Jamestown: the Humble and Fish-Scented Life of Accra
We walk around the balcony and the nearest Accra reveals itself to us. Jamestown stands out in obvious prominence, its vast sand filled with fishing boats and nets in front of it, a football field that is bare and too far removed from the rectangular pattern for us to believe it would have official measurements.
A shabby gray house that stretches all the way around Fort James.
We return to the ground.
The guide leads us through the village, along a fishing coast with a matching aroma. On this wide beach that is far from an enviable tropical setting, hundreds of gaudy boats and fishermen and varinas dressed in gaudy West African patterns take care of the day's chores.
We still walk through the inner streets of the neighborhood that preserve charming, if somewhat decaying, testimonies of the times when the British controlled the Gold Coast: the old post office, the market housed in a yellow-green wrought-iron building.
Osu and Accra's Famous Caixões Street
From Jamestown, we travel, in vain, to Osu Castle (formerly Christianborg). It had recently been captured by the Ghanaian army for its military installations.
We pass the homonymous street, this one, open to the public and cosmopolitan, lined with restaurants, clothing and craft stores, where visitors from all over were looking for the best purchases for the least number of items. Cedis – Ghanaian currency – possible.
Years before we traveled to Ghana, we had admired a documentary about the incredible coffin makers of Accra.
We never forgot the subject again and decided to investigate whether its activity was kept as alive as it was then. Frank, another driver from the national tourism authority, finds the challenge amusing and drives us.
We left for the coastal outskirts of Accra. We find the first workshop, behind destroyed walls and some rubble. “Now there are many fewer, Frank informs us.
The government decreed the widening of this road and ran with many of the coffin workshops that were concentrated here.
Ghanaian Coffins for Every Taste
There are some left but there is no comparison with those that existed before.” We investigated the workshop and the work of the carpenters.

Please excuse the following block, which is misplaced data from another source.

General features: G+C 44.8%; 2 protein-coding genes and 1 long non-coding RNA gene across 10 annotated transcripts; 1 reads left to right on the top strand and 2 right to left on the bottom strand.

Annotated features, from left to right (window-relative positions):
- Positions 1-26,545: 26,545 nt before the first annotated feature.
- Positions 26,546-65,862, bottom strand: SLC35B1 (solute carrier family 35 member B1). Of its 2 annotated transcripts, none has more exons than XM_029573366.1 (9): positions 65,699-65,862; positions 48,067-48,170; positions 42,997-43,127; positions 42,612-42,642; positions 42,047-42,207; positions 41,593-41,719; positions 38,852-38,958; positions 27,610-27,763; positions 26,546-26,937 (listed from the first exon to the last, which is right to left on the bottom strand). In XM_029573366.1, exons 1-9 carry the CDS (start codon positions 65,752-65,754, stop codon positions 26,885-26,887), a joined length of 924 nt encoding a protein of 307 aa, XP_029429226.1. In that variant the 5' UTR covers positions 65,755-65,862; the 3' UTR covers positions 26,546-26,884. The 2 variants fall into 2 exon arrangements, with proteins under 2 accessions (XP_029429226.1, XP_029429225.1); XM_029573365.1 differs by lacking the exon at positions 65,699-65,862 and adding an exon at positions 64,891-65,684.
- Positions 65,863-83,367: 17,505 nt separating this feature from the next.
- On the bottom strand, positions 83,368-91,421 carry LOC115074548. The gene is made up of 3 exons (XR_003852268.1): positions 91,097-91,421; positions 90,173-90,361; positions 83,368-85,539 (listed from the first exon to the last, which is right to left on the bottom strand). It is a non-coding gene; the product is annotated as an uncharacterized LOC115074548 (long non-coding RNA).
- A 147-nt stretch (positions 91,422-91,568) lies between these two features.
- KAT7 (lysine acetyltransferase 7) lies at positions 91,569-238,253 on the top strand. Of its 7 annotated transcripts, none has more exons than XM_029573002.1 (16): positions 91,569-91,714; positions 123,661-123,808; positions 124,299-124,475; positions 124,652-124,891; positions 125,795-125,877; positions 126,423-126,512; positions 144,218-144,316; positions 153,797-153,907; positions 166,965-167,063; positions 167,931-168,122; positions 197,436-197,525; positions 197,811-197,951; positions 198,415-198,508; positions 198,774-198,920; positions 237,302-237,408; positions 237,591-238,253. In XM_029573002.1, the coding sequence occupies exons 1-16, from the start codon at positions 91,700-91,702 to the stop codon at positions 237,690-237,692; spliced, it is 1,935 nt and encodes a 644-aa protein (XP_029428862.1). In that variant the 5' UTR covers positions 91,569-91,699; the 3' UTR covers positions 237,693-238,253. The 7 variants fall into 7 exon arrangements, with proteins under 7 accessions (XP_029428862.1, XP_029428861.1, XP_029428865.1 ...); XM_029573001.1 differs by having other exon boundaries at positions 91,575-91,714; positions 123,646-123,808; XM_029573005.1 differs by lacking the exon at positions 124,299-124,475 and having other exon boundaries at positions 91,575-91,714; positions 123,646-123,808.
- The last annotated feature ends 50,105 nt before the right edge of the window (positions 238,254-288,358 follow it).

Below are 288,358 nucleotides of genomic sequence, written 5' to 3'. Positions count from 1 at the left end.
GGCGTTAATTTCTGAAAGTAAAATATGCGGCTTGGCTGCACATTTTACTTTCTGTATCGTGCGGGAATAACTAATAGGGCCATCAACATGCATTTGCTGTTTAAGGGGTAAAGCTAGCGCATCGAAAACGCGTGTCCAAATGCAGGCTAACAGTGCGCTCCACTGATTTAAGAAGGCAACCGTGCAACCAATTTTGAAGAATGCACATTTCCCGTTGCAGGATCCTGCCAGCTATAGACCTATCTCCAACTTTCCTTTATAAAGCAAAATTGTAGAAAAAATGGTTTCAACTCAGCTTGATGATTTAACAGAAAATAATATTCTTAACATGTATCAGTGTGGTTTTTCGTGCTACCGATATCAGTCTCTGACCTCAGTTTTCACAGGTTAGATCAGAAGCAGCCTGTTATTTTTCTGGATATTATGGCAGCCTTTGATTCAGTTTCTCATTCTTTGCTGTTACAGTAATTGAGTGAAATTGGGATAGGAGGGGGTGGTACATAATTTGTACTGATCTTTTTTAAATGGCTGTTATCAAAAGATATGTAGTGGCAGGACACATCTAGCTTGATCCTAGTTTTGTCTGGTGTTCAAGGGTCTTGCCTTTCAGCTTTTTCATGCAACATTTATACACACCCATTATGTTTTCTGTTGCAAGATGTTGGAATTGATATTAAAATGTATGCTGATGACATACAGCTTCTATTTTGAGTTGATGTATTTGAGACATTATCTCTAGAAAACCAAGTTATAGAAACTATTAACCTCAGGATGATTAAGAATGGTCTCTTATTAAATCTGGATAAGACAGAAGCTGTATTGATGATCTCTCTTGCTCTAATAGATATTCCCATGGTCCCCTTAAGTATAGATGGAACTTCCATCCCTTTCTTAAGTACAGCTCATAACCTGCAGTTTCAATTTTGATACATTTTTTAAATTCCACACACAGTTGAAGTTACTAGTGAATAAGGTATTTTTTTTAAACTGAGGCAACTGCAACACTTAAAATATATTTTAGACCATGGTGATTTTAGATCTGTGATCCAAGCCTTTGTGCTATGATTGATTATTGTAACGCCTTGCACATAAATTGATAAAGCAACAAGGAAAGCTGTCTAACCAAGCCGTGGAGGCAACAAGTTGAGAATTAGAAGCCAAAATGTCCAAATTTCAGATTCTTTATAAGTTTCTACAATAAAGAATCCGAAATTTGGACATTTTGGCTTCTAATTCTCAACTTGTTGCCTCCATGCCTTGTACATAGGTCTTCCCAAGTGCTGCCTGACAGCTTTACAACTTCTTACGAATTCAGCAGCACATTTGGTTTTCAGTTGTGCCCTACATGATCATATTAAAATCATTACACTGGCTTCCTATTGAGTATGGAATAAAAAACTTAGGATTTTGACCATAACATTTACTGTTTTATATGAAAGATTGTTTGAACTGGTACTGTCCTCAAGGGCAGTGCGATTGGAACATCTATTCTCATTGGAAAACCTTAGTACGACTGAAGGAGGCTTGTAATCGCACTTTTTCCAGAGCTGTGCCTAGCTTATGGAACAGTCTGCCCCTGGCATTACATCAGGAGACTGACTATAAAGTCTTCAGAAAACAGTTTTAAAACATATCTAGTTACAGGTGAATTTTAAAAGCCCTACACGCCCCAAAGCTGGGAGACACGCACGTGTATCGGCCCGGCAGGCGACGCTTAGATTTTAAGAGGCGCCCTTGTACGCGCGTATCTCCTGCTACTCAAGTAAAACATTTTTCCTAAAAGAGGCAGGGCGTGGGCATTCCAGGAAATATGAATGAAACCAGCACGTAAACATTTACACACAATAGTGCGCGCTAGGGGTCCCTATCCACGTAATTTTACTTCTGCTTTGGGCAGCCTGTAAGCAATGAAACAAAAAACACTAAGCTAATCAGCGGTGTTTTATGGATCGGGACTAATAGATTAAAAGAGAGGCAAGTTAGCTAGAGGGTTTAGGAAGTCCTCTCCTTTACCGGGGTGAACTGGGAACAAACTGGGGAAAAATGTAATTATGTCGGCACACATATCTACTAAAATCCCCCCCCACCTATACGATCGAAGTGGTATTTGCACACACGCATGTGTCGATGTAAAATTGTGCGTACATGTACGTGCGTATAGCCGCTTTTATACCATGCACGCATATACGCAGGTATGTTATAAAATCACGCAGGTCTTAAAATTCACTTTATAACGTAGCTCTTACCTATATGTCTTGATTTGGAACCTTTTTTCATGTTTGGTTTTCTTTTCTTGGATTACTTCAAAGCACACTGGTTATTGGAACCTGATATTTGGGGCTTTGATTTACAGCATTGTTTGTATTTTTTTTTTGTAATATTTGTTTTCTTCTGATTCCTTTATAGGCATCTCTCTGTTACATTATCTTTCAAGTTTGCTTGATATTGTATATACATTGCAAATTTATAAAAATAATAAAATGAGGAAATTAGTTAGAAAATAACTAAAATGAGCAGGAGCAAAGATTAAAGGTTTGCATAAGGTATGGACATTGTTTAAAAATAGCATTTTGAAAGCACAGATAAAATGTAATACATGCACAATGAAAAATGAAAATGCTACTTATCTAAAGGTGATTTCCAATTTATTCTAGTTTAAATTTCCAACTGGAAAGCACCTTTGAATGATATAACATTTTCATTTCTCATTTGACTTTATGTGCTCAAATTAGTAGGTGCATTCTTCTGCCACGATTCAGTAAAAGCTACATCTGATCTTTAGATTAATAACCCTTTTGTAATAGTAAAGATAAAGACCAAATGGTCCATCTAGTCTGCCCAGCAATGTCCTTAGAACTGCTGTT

We identified, at a glance, eccentric coffins in the shape of a camcorder, hammer, beetle and other animals, whatever the deceased or their families wanted and ordered in time for their last breath.
One of the young carpenters interrupts the comings and goings of his plane. He welcomes us and shows us an entire laminated catalogue, far from suggesting that we would need his products in the near future.
We also visited a competitor workshop closer to Accra. Eric welcomes us, he too busy finishing a large funeral fish ordered at the last minute. “This one is giving me a lot of work. It's in hardwood.
Depending on people's possessions, we can make the coffins out of this wood or weaker wood. When ordering from abroad, I always make them in hardwood. Do I get a lot of orders from abroad?
Yes, yes, thank God, I get it. I go to some fairs. I even have clients who resell my coffins in their countries”.
We went up to the first floor of a structure made of planks without parapets or other protection against any falls. It served as a window and accommodated several other exotic coffins.
One was in the shape of an old Nokia mobile phone, the other a bottle of Star – the most famous national beer – still another a Ghana International Airlines plane.
We asked Frank for help and photographed ourselves inside the Star beer urn. We were about to leave.
We wanted to take only fond memories from Ghana.